Aside from Carissimi’s Jephte and the oddity that is Emilio de Cavalieri’s Rappresentatione di Anima, e di Corpo, it’s hard to think of a 17th-century oratorio that is still part of the contemporary repertoire. This new release from Sony Classical might be dressed up as a star vehicle, but is really a bold and beautifully researched showcase for a repertoire badly in need of a champion.
To encounter Scarlatti’s San Casimiro, re di Polonia, Gabrielli’s San Sigismondo, re di Borgogna or Porpora’s Il Verbo in carne for the first time through their duets is to enter by the back door. Duets, as Giovanni Andrea Sechi’s generous booklet-notes make clear, are the exception rather than the rule in these oratorios, and it’s good to have them interspersed here with arias that inevitably display greater stylistic variety and musical sophistication.
Giovanni Colonna’s aria ‘Su l’arco d’amore’ from Salomone amante is all graceful, filigree melody and sensuous, dovetailing accompaniment in the violins, a starry advertisement both for Colonna’s work itself and for Spanish soprano Nuria Rial, whose vocal agility and purity are as striking as ever here. She’s at the fore also in Pasquini’s more emotional and expansive ‘Vaga rosa’ (Sant’Agnese) and the lyrical ease of Bononcini’s ‘Cor imbelle’ (La conversione di Maddalena), but it’s young countertenor Valer Sabadus who gets the more athletic arias – fiery and explosive in Porpora’s ‘Quasi locuste che intorno’ (Gedeone) and Caldara’s glorious ‘Si pensi alla vendetta’ (La frode della castita).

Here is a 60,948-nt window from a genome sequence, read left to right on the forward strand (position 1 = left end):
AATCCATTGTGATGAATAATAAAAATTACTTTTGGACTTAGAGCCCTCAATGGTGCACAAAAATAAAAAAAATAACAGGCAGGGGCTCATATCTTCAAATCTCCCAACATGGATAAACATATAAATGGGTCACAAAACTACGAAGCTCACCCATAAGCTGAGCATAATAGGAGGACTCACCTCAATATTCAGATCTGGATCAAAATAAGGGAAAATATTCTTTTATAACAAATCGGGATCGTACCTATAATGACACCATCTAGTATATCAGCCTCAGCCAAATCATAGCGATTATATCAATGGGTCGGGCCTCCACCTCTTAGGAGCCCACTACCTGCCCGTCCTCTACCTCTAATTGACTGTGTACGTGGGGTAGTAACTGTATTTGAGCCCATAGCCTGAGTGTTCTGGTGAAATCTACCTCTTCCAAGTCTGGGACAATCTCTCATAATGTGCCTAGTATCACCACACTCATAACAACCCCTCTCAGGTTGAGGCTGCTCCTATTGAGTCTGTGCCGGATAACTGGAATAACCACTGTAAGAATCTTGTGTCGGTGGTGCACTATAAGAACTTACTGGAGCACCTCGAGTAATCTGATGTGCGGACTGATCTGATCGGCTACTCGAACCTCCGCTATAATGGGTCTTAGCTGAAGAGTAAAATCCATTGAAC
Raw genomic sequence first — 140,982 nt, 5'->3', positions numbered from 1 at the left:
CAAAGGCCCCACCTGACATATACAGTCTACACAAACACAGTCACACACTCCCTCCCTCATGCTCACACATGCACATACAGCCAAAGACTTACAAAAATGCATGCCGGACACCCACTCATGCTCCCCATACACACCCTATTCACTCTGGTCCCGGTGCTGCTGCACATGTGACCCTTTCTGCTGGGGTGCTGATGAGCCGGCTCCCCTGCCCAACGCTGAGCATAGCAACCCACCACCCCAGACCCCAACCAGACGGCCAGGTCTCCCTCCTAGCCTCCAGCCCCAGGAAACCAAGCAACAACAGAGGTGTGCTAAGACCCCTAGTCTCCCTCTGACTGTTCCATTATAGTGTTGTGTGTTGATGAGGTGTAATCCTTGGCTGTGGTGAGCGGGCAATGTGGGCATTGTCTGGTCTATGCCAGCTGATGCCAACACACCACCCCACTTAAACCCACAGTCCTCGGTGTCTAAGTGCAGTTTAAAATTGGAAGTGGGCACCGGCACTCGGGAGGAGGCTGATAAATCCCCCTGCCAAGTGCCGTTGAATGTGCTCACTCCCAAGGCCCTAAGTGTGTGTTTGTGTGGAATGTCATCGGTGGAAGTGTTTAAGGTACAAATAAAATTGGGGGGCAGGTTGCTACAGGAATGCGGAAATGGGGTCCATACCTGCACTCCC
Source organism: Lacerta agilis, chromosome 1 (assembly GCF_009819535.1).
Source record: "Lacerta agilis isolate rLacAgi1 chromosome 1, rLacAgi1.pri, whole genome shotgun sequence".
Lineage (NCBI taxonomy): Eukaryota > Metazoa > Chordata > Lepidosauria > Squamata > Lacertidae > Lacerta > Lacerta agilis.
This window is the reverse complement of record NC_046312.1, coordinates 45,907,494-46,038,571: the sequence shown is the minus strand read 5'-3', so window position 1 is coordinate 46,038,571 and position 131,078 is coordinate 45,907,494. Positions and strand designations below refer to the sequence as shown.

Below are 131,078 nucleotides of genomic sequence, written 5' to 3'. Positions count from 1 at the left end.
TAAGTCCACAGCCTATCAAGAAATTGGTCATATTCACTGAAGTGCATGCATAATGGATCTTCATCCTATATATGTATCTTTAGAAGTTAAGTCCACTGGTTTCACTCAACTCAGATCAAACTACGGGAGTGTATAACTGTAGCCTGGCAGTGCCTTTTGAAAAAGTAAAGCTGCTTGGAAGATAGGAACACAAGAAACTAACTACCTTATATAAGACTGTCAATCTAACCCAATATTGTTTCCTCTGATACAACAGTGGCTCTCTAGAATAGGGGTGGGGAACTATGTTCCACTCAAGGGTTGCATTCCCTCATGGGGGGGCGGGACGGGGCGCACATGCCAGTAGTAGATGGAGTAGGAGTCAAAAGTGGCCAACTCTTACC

In duets, Sabadus’s smoky, rounded countertenor makes an effective foil for Rial’s bright soprano, bringing depth and colour to the blend, while retaining his own tonal identity. If these numbers are less distinctive than the arias, then they’re still attractive, gently appealing pieces, especially when enlivened by the crisp, interventionist accompaniments of the Kammerorchester Basel, led from the violin by Julia Schröder. A lovely change from the many Handel duet discs on offer.